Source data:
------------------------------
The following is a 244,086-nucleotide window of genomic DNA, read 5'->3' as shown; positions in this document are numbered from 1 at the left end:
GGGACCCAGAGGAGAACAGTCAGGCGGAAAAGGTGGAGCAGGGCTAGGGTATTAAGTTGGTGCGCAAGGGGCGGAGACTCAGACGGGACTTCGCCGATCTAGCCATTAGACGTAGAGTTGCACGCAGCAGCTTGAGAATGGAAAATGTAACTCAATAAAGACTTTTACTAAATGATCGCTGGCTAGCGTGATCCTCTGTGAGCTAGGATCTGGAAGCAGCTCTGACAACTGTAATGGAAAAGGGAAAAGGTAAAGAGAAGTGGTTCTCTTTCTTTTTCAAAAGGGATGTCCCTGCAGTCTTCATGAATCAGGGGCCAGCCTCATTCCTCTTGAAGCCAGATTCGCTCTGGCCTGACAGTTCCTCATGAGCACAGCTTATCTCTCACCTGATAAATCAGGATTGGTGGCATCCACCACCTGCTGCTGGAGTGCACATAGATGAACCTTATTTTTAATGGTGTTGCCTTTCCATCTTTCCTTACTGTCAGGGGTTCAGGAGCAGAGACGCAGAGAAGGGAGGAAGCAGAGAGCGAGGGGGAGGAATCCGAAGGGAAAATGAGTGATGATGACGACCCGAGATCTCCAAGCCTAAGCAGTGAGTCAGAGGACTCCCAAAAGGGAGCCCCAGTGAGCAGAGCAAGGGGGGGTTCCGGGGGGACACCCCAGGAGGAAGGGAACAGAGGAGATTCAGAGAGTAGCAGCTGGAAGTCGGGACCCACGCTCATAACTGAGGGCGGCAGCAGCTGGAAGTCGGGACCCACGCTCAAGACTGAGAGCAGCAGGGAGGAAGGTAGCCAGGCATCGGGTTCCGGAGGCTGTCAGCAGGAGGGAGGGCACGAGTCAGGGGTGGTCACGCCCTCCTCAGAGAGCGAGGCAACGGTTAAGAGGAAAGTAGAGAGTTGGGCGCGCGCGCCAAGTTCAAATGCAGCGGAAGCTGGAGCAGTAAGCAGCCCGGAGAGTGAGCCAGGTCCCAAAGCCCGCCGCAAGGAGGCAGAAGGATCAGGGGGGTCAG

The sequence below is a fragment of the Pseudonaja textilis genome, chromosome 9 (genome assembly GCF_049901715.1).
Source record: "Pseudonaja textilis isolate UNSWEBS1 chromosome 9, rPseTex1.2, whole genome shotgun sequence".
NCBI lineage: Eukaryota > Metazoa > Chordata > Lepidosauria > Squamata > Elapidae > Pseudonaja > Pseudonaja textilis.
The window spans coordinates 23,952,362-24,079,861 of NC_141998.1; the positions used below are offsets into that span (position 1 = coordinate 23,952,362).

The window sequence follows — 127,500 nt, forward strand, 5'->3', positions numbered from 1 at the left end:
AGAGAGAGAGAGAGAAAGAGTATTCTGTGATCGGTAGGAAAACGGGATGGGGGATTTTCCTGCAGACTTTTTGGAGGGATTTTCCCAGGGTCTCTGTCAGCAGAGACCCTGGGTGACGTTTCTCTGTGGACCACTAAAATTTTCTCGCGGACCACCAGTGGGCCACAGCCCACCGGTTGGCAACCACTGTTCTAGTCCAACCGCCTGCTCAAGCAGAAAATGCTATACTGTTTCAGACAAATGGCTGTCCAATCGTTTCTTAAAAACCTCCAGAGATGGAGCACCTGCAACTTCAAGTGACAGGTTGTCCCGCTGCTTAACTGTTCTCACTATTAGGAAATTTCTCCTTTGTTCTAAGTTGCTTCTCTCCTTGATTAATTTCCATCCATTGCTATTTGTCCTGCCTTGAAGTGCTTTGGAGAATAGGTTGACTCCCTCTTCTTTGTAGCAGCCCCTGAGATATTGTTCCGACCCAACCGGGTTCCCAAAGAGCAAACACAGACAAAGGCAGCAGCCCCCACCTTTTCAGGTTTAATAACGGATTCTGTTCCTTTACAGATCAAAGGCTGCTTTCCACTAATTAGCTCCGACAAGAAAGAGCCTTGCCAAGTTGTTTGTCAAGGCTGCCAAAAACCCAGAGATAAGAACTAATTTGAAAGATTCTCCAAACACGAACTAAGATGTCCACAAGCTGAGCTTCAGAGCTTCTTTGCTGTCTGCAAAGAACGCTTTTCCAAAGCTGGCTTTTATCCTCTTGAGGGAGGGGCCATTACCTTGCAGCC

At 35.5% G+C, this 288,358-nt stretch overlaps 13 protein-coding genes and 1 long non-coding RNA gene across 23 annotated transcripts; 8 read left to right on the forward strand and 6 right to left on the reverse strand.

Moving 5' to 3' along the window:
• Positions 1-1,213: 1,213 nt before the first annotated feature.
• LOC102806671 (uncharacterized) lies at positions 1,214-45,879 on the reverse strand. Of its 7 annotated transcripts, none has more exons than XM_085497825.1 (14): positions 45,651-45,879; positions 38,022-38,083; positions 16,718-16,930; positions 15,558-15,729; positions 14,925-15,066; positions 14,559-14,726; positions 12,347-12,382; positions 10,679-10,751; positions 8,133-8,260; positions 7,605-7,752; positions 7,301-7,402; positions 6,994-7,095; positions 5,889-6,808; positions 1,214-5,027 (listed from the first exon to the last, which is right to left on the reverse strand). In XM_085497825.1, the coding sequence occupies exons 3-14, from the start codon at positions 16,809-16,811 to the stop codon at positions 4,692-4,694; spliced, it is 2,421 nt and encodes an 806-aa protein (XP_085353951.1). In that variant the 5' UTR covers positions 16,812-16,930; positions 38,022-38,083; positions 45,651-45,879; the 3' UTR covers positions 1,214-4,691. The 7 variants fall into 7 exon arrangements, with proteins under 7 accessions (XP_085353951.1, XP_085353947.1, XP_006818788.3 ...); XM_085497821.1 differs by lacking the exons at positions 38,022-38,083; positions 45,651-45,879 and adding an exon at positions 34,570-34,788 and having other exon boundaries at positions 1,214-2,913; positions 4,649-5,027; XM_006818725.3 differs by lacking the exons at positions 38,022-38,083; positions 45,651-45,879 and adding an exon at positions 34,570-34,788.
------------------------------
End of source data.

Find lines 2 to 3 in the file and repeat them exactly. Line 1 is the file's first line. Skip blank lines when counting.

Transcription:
GGGACCCAGAGGAGAACAGTCAGGCGGAAAAGGTGGAGCAGGGCTAGGGTATTAAGTTGGTGCGCAAGGGGCGGAGACTCAGACGGGACTTCGCCGATCTAGCCATTAGACGTAGAGTTGCACGCAGCAGCTTGAGAATGGAAAATGTAACTCAATAAAGACTTTTACTAAATGATCGCTGGCTAGCGTGATCCTCTGTGAGCTAGGATCTGGAAGCAGCTCTGACAACTGTAATGGAAAAGGGAAAAGGTAAAGAGAAGTGGTTCTCTTTCTTTTTCAAAAGGGATGTCCCTGCAGTCTTCATGAATCAGGGGCCAGCCTCATTCCTCTTGAAGCCAGATTCGCTCTGGCCTGACAGTTCCTCATGAGCACAGCTTATCTCTCACCTGATAAATCAGGATTGGTGGCATCCACCACCTGCTGCTGGAGTGCACATAGATGAACCTTATTTTTAATGGTGTTGCCTTTCCATCTTTCCTTACTGTCAGGGGTTCAGGAGCAGAGACGCAGAGAAGGGAGGAAGCAGAGAGCGAGGGGGAGGAATCCGAAGGGAAAATGAGTGATGATGACGACCCGAGATCTCCAAGCCTAAGCAGTGAGTCAGAGGACTCCCAAAAGGGAGCCCCAGTGAGCAGAGCAAGGGGGGGTTCCGGGGGGACACCCCAGGAGGAAGGGAACAGAGGAGATTCAGAGAGTAGCAGCTGGAAGTCGGGACCCACGCTCATAACTGAGGGCGGCAGCAGCTGGAAGTCGGGACCCACGCTCAAGACTGAGAGCAGCAGGGAGGAAGGTAGCCAGGCATCGGGTTCCGGAGGCTGTCAGCAGGAGGGAGGGCACGAGTCAGGGGTGGTCACGCCCTCCTCAGAGAGCGAGGCAACGGTTAAGAGGAAAGTAGAGAGTTGGGCGCGCGCGCCAAGTTCAAATGCAGCGGAAGCTGGAGCAGTAAGCAGCCCGGAGAGTGAGCCAGGTCCCAAAGCCCGCCGCAAGGAGGCAGAAGGATCAGGGGGGTCAG

The sequence below is a fragment of the Pseudonaja textilis genome, chromosome 9 (genome assembly GCF_049901715.1).